The merchants have never ratified the deal.

A member of the merchants association – who wished to remain anonymous – said the city has met all of the merchants’ requests but the association’s lawyers have advised against accepting the deal.

City Manager Jason Molino said the merchants are refusing to vote on the settlement terms that were negotiated last December. 

It is still possible the two sides could come to an out-of-court settlement by the Oct. 20 trial date.

April 9, 2017 - 12:12pm
posted by Howard B. Owens in batavia, news, city centre, mall.

In a letter to his clients, an attorney for the Mall Merchants Association is trying to change the terms of an already finalized settlement agreement with the City in the long-standing legal fight over the past, present and future of the City Centre mall, said City Manager Jason Molino.

In a letter dated April 6 and provided to local media late Friday, Attorney Hugh C. Carlin said the settlement with the city was only tentative and that there were two significant issues still to be addressed.

He accused Molino of discussing the settlement with the media in violation of an agreement, but word of the settlement came not directly from Molino but was a matter of public record because it was on the City Council agenda the first week of February.

"The City has proceeded with every aspect of this matter in accordance with the settlement terms that were agreed upon by the City and merchants representatives in December," Molino said.

Molino had not seen a copy of the letter before it was provided to local media outlets.

The terms of the settlement were agreed to through an 18-month-long mediation process in which both sides ran up significant legal bills, Molino said.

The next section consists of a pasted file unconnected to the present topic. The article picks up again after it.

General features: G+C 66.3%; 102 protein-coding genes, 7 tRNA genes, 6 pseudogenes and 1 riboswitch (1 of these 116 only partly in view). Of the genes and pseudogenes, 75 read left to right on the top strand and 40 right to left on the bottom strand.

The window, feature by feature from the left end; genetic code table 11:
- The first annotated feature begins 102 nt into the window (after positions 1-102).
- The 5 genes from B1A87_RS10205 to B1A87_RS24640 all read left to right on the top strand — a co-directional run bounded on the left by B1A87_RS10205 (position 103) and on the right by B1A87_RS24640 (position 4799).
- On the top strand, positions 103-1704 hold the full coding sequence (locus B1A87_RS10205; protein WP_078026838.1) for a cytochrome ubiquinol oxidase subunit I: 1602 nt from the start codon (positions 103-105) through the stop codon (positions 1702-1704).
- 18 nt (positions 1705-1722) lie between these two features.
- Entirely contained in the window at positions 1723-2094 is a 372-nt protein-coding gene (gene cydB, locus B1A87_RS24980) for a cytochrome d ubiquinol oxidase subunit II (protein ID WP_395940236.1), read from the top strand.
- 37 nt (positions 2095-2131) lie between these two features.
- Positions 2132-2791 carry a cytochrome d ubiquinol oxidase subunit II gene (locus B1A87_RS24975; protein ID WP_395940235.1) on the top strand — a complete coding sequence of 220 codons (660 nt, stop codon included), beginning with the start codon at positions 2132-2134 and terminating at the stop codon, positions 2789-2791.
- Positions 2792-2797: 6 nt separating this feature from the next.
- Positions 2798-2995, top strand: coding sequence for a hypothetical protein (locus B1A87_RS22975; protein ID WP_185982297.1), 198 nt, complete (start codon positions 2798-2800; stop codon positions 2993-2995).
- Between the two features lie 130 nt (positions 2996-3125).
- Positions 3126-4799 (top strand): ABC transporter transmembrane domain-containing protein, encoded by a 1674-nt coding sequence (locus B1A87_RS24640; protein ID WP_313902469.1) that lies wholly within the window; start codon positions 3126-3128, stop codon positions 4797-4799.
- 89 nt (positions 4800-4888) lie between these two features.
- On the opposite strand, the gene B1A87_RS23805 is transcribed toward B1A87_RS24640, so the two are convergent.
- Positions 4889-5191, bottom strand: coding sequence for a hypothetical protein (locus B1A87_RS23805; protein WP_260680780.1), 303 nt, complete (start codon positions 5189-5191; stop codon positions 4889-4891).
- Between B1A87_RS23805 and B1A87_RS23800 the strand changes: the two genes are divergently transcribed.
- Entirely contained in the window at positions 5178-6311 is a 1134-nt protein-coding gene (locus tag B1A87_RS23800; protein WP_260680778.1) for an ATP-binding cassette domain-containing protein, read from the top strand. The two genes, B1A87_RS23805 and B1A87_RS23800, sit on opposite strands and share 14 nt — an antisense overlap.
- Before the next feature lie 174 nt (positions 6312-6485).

"In that time frame, the merchants have changed attorneys several times, however after extensive discussions, both parties agreed to settlement terms which were outlined publicly in the city’s February presentation," Molino said.

In his letter, Carlin said there are two main factors of disagreement remaining between the city and the mall merchants. 

First, there is an issue related to easements for pedestrian and vehicle traffic for each property owner in the mall. The attorney also accused the city of using heavy-handed tactics to force a settlement by "hoarding" nine foreclosed properties and refusing to pay maintenance fees.

"During the negotiations between your representatives and the City, the issue of individual owners' rights to access their properties was not discussed," Carlin wrote. "In fact, the only restrictions on City property that were addressed related to the present contractual obligations of the City to maintain specific numbers of parking spots.

"The City now insists that, as part of any settlement, the easements be terminated," Carlin added. "The termination of the easements raises significant issues concerning your title. If the easements were terminated, your ability to refinance or transfer your parcel in the future would likely be jeopardized."

This misrepresents that facts, Molino said.

"It’s important to note that the first term agreed upon was the termination of all prior agreements, making them null and void," Molino said. "By the nature of terminating these agreements, all covenants, easements, and restrictions placed on real property associated with those agreements would be terminated as well.

"This included the concourse and city parking lots. For the merchants' attorneys to claim this issue was never discussed is simply not true as a third-party mediator, merchants' representatives and merchants' attorneys themselves all reviewed and approved the terms prior to an agreement being reached."

Carlin now says he won't support an agreement that changes the terms of easements. 

"The City's inexplicable and irrational proposal comes at a cost to the Merchant Association," Carlin wrote. "The City will give the inferior and unacceptable easement only in 'exchange' for a cost-sharing arrangement for roof repairs should the sum of those repairs exceed $650,000. As you may recall, one of the primary reasons for the merchants negotiating team reaching an agreement with regard to the settlement framework was the City's assumption of all costs relating to the roof replacement without any cap on costs."

As for the foreclosed properties, Molino said Carlin was also informed on state law regarding how the city is obligated to handle those properties.

"The merchants' attorney has been repeatedly advised that upon foreclosure of real property taxes under the Real Property Tax Law all prior rights, interests and restrictions of record are terminated in the parcel," Molino said. "Hence, under the RPTL the City has no legal obligation to pay the past or future maintenance fees on foreclosed parcels under the historic mall agreements.